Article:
One of last year’s unexpected treasures was a novelty show by Defibrillator that took three neglected Tennessee Williams plays, all set in hotel rooms, and staged them in suites at a five-star dosshouse in central London. The Langham Hotel, an antique hulk of marble and glass overlooking Broadcasting House, is justly proud of its raffish literary history. Arthur Conan Doyle once met Oscar Wilde there for a chinwag and a cup of tea and by the time the bill arrived they’d conceived a fictional detective named Holmes.
The Langham’s management is keen for Defibrillator to repeat last year’s success but how? Search the archive for more plays set in hotels? Dramatise a short story with a hotel location? Commission some brand-new inn-based drama? Defibrillator plumped for option three. And it’s immediately apparent what’s missing: Tennessee Williams and the peculiar harmony between his artistic sensibility and the hotel location. A five-star hotel complements and makes sense of Williams’s world. Posh hotels thrum with isolated melancholy, with decadent rootlessness, with a sense of inner anguish masked by the genteel veil of opulent living.
The commissioned writer, Ben Ellis, has written three playlets and the first is set around about now. An uppity pop princess sulks in her suite while tens of thousands of fans howl and beg for her at some nearby stadium. Enter her kindly, snowy-haired manager who attempts to talk her out of her strike. He’s a father figure who may also be her lover, her ex-lover or her future lover. Or none of the above. It’s not entirely clear. The story is well suited to the faded crimson glamour of the subterranean suite but it crashes and burns just as it seems to be taking off.
The next venue, six flights up, is a kiosk-sized room bearing the signature tint of the 1970s: Ovaltine. The space is arranged as a recording studio with creaky reel-to-reel tape machines. It’s quite a puzzle, this play. Time: 1973. The studio is occupied by an American couple, Peter and Eloise, awaiting an interview on the topic of mechanised shipping — what else? — with particular reference to the feasibility of imposing a new remote-controlled system on London’s dockyards. That’s quite a lot of weird detail to cram into a 20-minute play but Ellis also wants to explore Peter’s gay infidelities and his unresolved bitterness over a family death in Vietnam. Exactly how bisexual trysts and lingering grief wound up in the same pigeonhole as container shipping is a mystery that can’t be solved for sheer lack of time. As soon as the storyline is explained, the curtain falls and the audience sets off again.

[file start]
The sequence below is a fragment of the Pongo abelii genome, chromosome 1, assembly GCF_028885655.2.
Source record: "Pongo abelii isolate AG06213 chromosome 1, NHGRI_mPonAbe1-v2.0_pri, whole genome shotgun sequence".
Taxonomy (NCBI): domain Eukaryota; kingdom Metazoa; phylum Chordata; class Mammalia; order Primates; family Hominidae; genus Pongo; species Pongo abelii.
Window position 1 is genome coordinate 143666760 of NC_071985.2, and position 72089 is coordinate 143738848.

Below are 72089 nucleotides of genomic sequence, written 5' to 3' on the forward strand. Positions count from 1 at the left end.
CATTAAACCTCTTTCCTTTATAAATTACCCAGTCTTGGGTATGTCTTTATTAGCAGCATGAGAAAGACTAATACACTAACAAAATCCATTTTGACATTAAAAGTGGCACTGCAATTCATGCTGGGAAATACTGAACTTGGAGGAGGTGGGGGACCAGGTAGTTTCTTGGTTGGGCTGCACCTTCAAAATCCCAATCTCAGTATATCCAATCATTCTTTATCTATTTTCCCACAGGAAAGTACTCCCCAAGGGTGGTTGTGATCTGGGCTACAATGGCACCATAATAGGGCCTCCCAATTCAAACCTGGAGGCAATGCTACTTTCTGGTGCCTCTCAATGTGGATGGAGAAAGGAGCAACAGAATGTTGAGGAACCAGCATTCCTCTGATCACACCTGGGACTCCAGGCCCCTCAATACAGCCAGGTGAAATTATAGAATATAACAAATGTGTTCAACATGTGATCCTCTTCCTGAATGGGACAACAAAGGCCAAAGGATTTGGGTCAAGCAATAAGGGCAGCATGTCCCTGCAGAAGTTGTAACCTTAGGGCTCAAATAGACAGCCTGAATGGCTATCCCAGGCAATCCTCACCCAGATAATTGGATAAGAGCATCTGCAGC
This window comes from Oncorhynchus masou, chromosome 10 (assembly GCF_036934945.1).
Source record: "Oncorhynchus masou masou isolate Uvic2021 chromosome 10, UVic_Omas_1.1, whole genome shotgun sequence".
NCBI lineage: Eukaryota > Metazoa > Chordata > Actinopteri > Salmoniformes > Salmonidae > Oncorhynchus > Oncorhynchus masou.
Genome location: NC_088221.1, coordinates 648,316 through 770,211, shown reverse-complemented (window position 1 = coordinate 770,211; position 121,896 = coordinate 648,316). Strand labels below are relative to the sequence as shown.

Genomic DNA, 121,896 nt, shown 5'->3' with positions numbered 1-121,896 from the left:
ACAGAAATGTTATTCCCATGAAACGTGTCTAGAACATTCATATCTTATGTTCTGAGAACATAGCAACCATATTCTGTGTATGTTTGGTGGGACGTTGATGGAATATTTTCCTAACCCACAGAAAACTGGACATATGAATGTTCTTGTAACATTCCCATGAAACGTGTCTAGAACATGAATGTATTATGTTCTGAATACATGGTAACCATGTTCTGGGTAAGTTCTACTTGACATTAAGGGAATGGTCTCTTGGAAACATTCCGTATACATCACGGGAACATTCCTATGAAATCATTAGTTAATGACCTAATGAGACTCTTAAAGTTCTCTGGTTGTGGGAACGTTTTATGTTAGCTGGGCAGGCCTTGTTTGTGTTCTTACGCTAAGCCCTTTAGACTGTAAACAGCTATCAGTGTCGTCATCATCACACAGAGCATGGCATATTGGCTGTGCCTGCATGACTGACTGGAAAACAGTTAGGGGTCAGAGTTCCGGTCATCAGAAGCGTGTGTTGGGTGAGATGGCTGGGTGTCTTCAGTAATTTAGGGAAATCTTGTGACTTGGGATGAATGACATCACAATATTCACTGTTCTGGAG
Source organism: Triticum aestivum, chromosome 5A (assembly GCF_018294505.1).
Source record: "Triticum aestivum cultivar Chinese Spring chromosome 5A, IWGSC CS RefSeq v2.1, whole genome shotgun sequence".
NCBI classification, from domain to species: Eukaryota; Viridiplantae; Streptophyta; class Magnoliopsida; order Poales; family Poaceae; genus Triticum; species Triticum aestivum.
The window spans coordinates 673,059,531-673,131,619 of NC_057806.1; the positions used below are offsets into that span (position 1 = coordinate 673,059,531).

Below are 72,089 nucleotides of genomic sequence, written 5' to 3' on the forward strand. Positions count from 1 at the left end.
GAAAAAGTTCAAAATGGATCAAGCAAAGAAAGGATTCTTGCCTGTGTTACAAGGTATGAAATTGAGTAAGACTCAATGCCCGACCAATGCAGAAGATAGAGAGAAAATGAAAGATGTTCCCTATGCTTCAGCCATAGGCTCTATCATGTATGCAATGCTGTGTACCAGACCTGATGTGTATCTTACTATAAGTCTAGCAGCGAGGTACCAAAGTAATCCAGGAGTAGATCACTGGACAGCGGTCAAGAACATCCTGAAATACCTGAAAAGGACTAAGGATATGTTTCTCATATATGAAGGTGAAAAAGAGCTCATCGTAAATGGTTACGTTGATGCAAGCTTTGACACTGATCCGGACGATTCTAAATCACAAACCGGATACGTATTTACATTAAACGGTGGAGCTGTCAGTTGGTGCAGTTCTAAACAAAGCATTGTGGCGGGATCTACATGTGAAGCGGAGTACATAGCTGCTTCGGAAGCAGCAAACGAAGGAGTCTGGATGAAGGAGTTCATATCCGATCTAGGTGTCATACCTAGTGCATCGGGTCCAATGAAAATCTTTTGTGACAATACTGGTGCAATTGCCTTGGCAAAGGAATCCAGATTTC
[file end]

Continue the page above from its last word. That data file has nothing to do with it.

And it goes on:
At venue three more bafflement greets us. We’re in 1871. We’ve left the Langham for somewhere else. Not sure where. The main figure is Napoleon III (so we’ve also moved from fiction to documentary history), who babbles elegantly about the events of his reign and his desire to visit Indochina by boat. Again the curtain falls before the play engages us fully. After that we were ushered into the hotel’s costliest suite (£12k a night), and irrigated for two hours with gallons of deliciously cold champagne. Usually critics get a thimble of warm plonk and a cheesy Wotsit. I hope Defibrillator revisit this project for a third time and do so with a bit more artistic circumspection. My tip would be to hire a celebrity dramatist whose name will prove a big enough draw.
The Rise and Shine of Comrade Fiasco is a satire about Mugabe’s 35-year leadership of Zimbabwe. Our fascination with this subject is quickened by Mugabe’s refusal to admit British reporters to his country. The play opens in confusion. Three shouty prisoners in a cell are joined by a fourth, barely conscious. The cell echoes for 20 minutes with gobby rhetoric, which ends when the stunned newcomer gasps out his name, Comrade Fiasco. The three sentient prisoners spend another hectic 20 minutes guessing at Comrade Fiasco’s personal history. As soon as these fantasy ramblings are complete we learn that every detail of their imagined biography is inaccurate.
The play is now half over and the writer has yet to tell us what decade we are in. Or what century. It’s hard to think of a more fundamental error in period drama. Finally we get a time check and we learn that the era under scrutiny runs from 1978 to 1986. Great. What now? Well, it appears that Comrade Fiasco spent those eight years hiding in a cave beset by hallucinations. So he’s not the best witness to events on the ground. He’s the worst witness to events on the ground. An amazing evening. In 90 minutes I gleaned not a single piece of data about the play’s subject. That’s never happened before. Lovely title, though.